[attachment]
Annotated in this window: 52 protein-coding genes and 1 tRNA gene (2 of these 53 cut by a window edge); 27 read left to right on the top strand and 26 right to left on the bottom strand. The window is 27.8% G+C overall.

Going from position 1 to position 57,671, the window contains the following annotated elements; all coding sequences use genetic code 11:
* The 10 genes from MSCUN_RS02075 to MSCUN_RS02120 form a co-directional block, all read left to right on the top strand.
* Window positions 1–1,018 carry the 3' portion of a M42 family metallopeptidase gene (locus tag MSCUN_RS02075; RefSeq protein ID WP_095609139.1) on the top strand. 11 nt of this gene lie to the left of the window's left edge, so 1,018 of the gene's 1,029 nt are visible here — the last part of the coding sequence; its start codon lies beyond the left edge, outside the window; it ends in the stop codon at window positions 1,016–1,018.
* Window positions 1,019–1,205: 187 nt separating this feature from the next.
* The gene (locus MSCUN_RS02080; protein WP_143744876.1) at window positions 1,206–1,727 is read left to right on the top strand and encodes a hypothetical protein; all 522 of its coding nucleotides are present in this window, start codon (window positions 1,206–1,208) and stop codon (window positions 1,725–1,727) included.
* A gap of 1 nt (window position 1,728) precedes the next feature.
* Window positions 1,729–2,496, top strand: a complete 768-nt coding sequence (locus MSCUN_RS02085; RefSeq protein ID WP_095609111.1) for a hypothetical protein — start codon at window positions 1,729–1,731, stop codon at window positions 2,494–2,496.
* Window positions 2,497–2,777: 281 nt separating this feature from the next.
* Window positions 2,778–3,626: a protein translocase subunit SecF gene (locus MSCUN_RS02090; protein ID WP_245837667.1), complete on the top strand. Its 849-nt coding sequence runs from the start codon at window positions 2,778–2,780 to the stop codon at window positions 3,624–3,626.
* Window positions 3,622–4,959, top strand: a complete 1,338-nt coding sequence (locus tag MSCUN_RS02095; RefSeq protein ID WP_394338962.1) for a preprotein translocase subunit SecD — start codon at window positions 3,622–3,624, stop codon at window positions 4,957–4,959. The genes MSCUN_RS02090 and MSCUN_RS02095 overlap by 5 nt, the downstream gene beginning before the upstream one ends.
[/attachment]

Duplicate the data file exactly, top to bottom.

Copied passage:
Annotated in this window: 52 protein-coding genes and 1 tRNA gene (2 of these 53 cut by a window edge); 27 read left to right on the top strand and 26 right to left on the bottom strand. The window is 27.8% G+C overall.

Going from position 1 to position 57,671, the window contains the following annotated elements; all coding sequences use genetic code 11:
* The 10 genes from MSCUN_RS02075 to MSCUN_RS02120 form a co-directional block, all read left to right on the top strand.
* Window positions 1–1,018 carry the 3' portion of a M42 family metallopeptidase gene (locus tag MSCUN_RS02075; RefSeq protein ID WP_095609139.1) on the top strand. 11 nt of this gene lie to the left of the window's left edge, so 1,018 of the gene's 1,029 nt are visible here — the last part of the coding sequence; its start codon lies beyond the left edge, outside the window; it ends in the stop codon at window positions 1,016–1,018.
* Window positions 1,019–1,205: 187 nt separating this feature from the next.
* The gene (locus MSCUN_RS02080; protein WP_143744876.1) at window positions 1,206–1,727 is read left to right on the top strand and encodes a hypothetical protein; all 522 of its coding nucleotides are present in this window, start codon (window positions 1,206–1,208) and stop codon (window positions 1,725–1,727) included.
* A gap of 1 nt (window position 1,728) precedes the next feature.
* Window positions 1,729–2,496, top strand: a complete 768-nt coding sequence (locus MSCUN_RS02085; RefSeq protein ID WP_095609111.1) for a hypothetical protein — start codon at window positions 1,729–1,731, stop codon at window positions 2,494–2,496.
* Window positions 2,497–2,777: 281 nt separating this feature from the next.
* Window positions 2,778–3,626: a protein translocase subunit SecF gene (locus MSCUN_RS02090; protein ID WP_245837667.1), complete on the top strand. Its 849-nt coding sequence runs from the start codon at window positions 2,778–2,780 to the stop codon at window positions 3,624–3,626.
* Window positions 3,622–4,959, top strand: a complete 1,338-nt coding sequence (locus tag MSCUN_RS02095; RefSeq protein ID WP_394338962.1) for a preprotein translocase subunit SecD — start codon at window positions 3,622–3,624, stop codon at window positions 4,957–4,959. The genes MSCUN_RS02090 and MSCUN_RS02095 overlap by 5 nt, the downstream gene beginning before the upstream one ends.